CBC made several requests for interviews with Finance Minister Caroline Wawzonek and Justice Minister R.J. Simpson in the hope they could provide some insight into why information about settlement agreements is not available, and how they can be sure that confidential settlements are not being used to paper over government mistakes with tax dollars. Neither Wawzonek nor Simpson were available for an interview.

CBC has asked the Information and Privacy Commissioner to review departmental responses to its information requests.

Beyond insurance

The confidential financial settlements are paid out each year despite the government spending more than $2 million annually to protect it from various kinds of liability.

According to the Finance Department, the government carries policies for general liability, pollution liability, medical malpractice, professional liability for its Taiga Environmental Laboratory, liability related to its barge resupply operations, and liability related to its airports.

But insurance often does not cover all damages, for example those related to human resources issues.

During review of the current territorial budget, former Infrastructure minister Katrina Nokleby questioned the current minister, Diane Archie, about whether payouts to former deputy ministers would be included in a budget line that listed the total salaries and benefits for the department. Archie said they would.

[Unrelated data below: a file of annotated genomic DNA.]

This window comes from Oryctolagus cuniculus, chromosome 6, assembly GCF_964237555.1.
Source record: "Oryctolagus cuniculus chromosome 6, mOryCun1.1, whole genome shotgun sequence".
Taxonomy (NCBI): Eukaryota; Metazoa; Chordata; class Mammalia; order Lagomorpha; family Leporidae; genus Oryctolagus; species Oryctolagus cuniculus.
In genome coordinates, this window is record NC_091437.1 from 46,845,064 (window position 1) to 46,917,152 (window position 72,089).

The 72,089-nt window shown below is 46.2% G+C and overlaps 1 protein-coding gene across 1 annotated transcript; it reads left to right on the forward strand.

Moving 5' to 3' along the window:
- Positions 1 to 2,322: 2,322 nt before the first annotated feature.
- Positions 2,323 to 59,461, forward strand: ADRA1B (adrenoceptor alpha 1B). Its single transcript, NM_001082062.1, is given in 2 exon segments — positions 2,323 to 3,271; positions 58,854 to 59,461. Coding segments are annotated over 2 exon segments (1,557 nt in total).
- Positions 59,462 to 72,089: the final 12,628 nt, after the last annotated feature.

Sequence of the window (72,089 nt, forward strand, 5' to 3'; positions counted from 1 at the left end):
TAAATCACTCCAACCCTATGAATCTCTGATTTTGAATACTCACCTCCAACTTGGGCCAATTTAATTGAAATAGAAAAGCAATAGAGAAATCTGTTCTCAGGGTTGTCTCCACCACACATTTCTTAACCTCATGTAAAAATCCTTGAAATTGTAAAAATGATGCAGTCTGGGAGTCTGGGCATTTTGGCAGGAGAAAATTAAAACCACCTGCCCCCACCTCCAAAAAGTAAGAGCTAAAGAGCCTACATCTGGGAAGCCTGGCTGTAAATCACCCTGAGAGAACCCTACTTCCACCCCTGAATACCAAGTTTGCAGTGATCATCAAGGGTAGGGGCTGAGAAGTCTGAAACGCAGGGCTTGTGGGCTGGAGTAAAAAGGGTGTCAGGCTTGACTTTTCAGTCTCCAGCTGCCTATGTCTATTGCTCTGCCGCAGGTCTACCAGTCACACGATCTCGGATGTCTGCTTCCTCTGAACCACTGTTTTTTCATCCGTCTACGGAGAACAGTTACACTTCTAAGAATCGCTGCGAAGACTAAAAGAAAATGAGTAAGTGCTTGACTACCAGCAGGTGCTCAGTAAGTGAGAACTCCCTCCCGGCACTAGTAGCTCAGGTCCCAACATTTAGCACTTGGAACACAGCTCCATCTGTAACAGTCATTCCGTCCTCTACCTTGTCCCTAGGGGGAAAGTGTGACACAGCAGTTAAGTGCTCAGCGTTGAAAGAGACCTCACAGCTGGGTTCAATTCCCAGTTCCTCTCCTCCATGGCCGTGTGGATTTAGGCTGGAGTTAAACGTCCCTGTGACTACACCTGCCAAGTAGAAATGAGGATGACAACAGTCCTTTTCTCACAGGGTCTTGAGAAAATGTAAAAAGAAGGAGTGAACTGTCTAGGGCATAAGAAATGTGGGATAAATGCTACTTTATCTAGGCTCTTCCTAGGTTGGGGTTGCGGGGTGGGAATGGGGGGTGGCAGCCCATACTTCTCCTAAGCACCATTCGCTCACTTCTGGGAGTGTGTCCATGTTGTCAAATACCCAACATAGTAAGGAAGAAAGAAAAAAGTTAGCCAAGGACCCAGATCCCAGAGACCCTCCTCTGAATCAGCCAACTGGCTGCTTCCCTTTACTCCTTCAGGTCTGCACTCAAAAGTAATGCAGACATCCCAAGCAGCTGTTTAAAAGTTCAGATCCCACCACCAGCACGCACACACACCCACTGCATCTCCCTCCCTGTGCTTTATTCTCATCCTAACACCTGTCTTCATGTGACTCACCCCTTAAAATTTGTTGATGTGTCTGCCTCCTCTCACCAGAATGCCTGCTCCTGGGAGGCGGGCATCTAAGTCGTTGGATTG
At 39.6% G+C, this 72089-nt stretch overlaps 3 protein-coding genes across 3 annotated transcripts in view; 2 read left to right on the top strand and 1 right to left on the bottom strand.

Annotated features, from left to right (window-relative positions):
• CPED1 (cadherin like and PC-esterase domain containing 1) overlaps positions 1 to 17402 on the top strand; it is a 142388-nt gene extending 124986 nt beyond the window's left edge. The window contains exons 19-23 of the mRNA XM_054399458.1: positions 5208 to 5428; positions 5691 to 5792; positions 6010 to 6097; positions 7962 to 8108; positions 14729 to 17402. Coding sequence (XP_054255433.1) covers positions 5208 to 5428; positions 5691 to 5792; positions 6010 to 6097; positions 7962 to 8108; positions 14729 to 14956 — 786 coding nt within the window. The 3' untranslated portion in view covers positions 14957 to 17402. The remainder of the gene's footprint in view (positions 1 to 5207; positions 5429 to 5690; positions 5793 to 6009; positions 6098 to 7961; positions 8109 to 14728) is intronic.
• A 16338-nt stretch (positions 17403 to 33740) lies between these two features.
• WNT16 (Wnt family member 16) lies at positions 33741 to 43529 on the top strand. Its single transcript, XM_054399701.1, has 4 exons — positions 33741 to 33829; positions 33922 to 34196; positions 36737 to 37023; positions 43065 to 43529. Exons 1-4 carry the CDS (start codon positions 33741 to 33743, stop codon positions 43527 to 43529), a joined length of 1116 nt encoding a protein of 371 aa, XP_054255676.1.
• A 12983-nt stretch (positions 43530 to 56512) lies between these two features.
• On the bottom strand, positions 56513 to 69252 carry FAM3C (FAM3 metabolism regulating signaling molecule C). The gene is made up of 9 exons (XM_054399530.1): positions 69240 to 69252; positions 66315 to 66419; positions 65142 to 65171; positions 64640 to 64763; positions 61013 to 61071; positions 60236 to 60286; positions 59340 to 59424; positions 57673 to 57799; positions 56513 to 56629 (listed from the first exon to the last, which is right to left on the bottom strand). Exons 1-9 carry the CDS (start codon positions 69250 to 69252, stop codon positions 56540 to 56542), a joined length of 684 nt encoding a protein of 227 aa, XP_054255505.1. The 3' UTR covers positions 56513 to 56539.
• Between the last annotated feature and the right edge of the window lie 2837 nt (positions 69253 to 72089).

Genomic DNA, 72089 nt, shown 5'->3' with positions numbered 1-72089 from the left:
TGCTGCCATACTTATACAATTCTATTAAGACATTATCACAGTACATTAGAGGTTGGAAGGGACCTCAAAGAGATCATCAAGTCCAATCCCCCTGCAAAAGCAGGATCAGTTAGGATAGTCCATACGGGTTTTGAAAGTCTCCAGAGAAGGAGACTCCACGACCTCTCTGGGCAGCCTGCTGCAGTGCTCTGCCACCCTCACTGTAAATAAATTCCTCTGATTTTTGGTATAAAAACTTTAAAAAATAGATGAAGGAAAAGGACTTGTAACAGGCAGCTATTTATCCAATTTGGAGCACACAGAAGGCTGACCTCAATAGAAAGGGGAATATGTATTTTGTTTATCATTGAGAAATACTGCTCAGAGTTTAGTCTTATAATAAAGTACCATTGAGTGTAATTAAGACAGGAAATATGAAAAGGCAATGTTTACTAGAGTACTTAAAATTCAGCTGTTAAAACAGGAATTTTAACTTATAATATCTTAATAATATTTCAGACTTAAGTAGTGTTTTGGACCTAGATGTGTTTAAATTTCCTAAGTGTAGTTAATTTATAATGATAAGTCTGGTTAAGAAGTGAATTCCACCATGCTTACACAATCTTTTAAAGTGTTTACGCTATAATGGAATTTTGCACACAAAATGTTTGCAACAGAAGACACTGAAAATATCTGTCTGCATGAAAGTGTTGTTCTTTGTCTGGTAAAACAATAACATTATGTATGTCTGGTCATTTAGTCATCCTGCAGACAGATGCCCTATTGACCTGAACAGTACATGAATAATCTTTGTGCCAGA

Nokleby, who was minister at the time a deputy minister left the department, noted the department was anticipating spending a half million dollars more on wages and benefits for that year than it had originally budgeted. But when the government announced the deputy minister had left, it gave no details about any payouts saying it was a personnel matter.

Even after matters go to court, where statements of claim are public, the government has an opportunity to use tax dollars to make mistakes go away without any public accountability. For example, a year ago French construction giant Eiffage filed a lawsuit claiming $250,000 in unpaid fees — plus interest and legal costs — for work on the Buffalo River bridge in the South Slave region.

In its statement of claim, Eiffage said there was not really an issue for trial, since both sides had agreed to a referee to resolve disputes over the project and the referee had already ordered the government to pay the $250,000.

Last month the lawsuit was quietly withdrawn, an indication an out-of-court settlement had been reached.

Both settlements are part of a black hole in government accounting of how tax dollars are spent, where the public is expected to foot the bill, but is not allowed to know how much it is, what the spending is for, or whether it is necessary.


  • A previous version of this story misidentified Diane Archie as the Minister of Industry Tourism and Investment. Archie is the Minister of Infrastructure.
    Jun 16, 2021 10:28 AM CT


To encourage thoughtful and respectful conversations, first and last names will appear with each submission to CBC/Radio-Canada's online communities (except in children and youth-oriented communities). Pseudonyms will no longer be permitted.

By submitting a comment, you accept that CBC has the right to reproduce and publish that comment in whole or in part, in any manner CBC chooses. Please note that CBC does not endorse the opinions expressed in comments. Comments on this story are moderated according to our Submission Guidelines. Comments are welcome while open. We reserve the right to close comments at any time.

Become a CBC Member

Join the conversation  Create account

Already have an account?